In case playing games at home isn’t possible to start the season, the Raptors have looked into several potential contingency locations – including Newark, Nashville and Tampa Bay, among others. However, they don’t have a locked and loaded Plan B. They believe it’s too early to give up on their very clear Plan A – hosting teams north of the border.
Adrian Wojnarowski: The NBA and NBPA have reached agreement on an amended CBA, sources tell @Tim Bontemps and me. Free agency begins at 6 PM on Nov. 20, with signings allowed at 12:01 PM on Nov. 22.
Tim Bontemps: The salary cap ($109.1 million) and luxury tax ($132.7 million) will remain the same next season. In future seasons, the cap and tax will increase by a minimum of 3 percent — and a maximum of 10 percent, sources said.
Tim Bontemps: Besides the salary cap & luxury tax remaining the same this season as they were in 2019-20, there will be a reduction in the luxury tax bill for teams at the end of the season based off the percentage BRI decreased from initial projections during the 2020-21 season, sources said.
Tim Bontemps: The two sides have agreed to keep the typical 10 percent escrow from player salaries, with any further reductions being spread out across that season and the following two seasons. No single season will ever have a greater reduction than 20 percent, sources said.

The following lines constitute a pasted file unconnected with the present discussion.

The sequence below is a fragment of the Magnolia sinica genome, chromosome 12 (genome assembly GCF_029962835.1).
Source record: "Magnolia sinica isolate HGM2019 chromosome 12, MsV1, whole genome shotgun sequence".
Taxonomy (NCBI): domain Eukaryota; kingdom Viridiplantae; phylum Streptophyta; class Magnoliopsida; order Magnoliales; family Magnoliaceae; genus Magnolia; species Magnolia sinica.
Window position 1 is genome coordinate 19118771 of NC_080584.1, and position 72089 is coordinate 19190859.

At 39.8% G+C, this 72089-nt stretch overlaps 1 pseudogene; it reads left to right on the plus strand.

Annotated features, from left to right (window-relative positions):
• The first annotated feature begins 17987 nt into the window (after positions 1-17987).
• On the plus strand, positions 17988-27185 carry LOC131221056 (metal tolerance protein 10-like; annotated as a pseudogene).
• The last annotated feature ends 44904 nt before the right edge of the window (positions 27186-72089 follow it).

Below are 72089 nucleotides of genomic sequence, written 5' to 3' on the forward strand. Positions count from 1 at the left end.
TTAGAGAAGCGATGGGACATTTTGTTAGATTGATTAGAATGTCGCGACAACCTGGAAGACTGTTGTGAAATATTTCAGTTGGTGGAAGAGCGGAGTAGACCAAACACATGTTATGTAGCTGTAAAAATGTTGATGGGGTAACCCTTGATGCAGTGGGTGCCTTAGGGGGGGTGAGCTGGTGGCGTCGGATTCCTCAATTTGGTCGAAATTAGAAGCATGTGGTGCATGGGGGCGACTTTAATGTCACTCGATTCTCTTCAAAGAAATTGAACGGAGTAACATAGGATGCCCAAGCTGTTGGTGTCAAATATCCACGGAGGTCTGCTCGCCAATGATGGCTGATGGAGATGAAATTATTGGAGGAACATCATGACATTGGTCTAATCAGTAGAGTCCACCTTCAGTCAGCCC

League officials are confident that the reduced number of games and adjustments to reduce travel will aid teams. Such adjustments, although not finalized, would include more instances of teams playing the same opponent twice in the same city, as well as instances when teams would play more games against teams in nearby markets. (For example, more teams visiting Los Angeles would play the Lakers and Clippers on the same trip.) One other instance that could reduce travel is limiting one-game road trips.
League officials also noted that a shorter offseason is typical during years in which there is an Olympics or other international offseason, which is to say they believe the timeline players are facing now isn't unusual.
Multiple officials also said they expected the two teams that just played in the Finals to potentially rest their stars and others early on while treating the first month of games as a sort of extended training camp and preseason. The Lakers and Miami Heat would be the only teams to experience a season turnaround of just 71 days, whereas the traditional offseason since the 1983-84 season lasts 141 days for Finals franchises.
Tim Reynolds: Been asked twice privately today about whether media will be allowed in for NBA games when they restart in December, so I'll answer it openly it here: The answer is yes. Not sure why anyone thinks otherwise. As of now, we'll be in arenas. Somehow. Somewhere.